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Are You Ready for the 4-Day Workweek?

The next phase in the evolution of how people work is a shorter workweek.
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Are you ready for the four-day workweek? After breaking the rules of where you toil away, the evolution of work sets its sights on how long you work or, more specifically, the total days in a week you work. The standard of clocking in five days a week (woe to those who are required to work six or seven) is again being challenged as more companies decide to free up Friday (or another day) for a more worthwhile weekend. That is, of course, on top of working from home.  

The four-day workweek increases productivity.

Bloomberg.com details how Berlin-based tech company Awin implemented the four-day workweek and found that “sales, employee engagement, and client satisfaction all rose.” Spain, New Zealand, and even Japan, home to overworked employees, have also hopped on or are considering the shorter workweek.

The big idea is this: With the shorter time frame and the incentive of a leisurely weekend, people are very keen to, yes, finish that report, boss. And then recharged from more days of mind-and-body rest, they return inspired and raring to get things done. Sounds familiar? This is what you feel whenever a holiday lands on a Friday or Monday.

Another idea behind the four-week workweek is working smarter versus harder, which Adam Ross, CEO of Awin, cites as a factor for increased productivity in the Bloomberg piece. Think about that amazing co-worker who does a bang-up job (complete and excellent) in half the time. Maybe he formulated a more efficient way to do his tasks? Maybe he’s just hopped up on caffeine? Whatever it is, if you work smart, you don’t need eight hours in a day or even five days in a week to destroy your to-dos.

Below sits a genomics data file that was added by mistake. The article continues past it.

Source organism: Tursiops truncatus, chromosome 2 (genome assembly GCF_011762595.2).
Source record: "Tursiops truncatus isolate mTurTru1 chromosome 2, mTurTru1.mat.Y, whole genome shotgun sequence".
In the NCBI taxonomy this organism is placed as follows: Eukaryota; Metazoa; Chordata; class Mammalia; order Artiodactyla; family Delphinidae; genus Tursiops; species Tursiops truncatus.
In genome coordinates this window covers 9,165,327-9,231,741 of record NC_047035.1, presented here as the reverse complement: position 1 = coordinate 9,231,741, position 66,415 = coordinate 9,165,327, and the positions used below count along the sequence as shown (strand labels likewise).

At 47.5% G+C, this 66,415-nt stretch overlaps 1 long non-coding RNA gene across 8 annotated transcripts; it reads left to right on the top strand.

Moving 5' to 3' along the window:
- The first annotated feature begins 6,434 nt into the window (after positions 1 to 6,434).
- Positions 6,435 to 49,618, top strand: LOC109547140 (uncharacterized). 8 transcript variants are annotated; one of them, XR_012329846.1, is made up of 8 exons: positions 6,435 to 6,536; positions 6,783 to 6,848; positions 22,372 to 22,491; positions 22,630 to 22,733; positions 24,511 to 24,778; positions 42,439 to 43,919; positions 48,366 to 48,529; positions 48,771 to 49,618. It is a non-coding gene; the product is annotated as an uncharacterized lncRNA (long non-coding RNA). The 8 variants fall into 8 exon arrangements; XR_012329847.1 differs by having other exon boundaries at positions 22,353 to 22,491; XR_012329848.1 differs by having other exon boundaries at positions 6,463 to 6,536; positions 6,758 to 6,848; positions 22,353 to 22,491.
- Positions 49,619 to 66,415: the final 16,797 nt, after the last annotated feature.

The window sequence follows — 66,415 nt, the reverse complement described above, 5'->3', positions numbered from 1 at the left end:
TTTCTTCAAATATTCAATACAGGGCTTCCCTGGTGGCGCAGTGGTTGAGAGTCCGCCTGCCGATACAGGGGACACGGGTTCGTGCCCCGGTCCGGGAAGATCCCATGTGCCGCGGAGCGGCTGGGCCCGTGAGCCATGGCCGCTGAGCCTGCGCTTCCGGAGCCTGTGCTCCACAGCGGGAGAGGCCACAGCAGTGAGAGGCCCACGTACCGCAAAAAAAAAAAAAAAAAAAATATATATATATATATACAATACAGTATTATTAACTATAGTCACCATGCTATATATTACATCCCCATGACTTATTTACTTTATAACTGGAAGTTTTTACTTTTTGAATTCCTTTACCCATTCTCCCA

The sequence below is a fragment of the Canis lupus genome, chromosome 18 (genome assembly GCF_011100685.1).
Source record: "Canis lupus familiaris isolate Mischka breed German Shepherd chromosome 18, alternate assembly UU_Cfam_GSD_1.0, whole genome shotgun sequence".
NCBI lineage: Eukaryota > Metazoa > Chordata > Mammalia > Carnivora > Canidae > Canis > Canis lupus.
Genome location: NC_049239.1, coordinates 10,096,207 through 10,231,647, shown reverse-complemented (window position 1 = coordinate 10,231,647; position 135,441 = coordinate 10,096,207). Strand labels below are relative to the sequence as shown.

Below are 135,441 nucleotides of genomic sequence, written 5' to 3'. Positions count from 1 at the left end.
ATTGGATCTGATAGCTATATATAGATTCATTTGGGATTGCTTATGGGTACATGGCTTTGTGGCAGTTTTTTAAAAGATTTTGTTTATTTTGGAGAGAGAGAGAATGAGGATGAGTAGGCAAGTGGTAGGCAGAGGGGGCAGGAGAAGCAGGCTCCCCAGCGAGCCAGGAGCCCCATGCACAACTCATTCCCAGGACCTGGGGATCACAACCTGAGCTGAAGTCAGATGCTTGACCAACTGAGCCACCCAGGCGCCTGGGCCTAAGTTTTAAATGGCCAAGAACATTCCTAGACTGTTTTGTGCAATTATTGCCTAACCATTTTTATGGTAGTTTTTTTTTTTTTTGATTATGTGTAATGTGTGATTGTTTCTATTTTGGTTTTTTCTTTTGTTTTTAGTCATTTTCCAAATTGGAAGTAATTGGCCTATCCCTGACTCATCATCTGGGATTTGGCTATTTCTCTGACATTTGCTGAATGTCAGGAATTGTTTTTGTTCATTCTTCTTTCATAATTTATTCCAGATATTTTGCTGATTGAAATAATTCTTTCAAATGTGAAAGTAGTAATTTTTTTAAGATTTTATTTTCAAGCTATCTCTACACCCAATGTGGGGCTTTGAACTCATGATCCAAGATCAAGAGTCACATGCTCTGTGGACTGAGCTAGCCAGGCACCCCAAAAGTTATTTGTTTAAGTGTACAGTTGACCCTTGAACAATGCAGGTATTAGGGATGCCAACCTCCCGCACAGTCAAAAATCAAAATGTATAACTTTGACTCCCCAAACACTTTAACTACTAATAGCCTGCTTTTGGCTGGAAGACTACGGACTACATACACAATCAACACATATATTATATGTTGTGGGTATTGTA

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More time at work does not equal more work done.

Now think about the traditional system of working eight work hours in a day. When the same worker finishes his tasks early (because he’s just amazing), he’s left with nothing to do but to sit in front of his computer to watch the paint dry. He’s just counting down the time until freedom o’clock, and this dulls the senses and hurts the behind. 

That’s another thing. When workers know that their company trusts them to manage their time and also values them by offering incentives such as more rest days, they feel better about doing their job. They're more motivated to do well at work. 

The traditional thinking that more hours equals more work has been debunked in several studies, all of which point out how overworking hurts the bottom line, the very thing that more hours want to prop up. More hours or an always-on approach leads to decreased performance. But you already know this. You know how your body feels after a string of sleepless nights or how your mind just doesn’t seem to work properly anymore after the eighth hour. 

“By focusing on productivity and output rather than time spent in a workplace, the four-day week allows for better work-life balance, improved employee satisfaction, retention, and mental health,” says Andrew Barnes, author of The 4 Day Week and co-founder of the 4 Day Week Global in a report by NBC News. 

The pandemic has shattered traditional ideas about how people work. It confirmed that, yes, an entire company can run with a work-from-anywhere setup. It proved that, even without a manager breathing down your neck, people will show up for work and, more important, get things done. It is also now showing how companies that keep up with the new modes of working, those instilled with more freedom, flexibility, and trust, are flourishing. Those who refuse to budge and fight new ideas like the four-day workweek may fall behind. 

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Clifford Olanday
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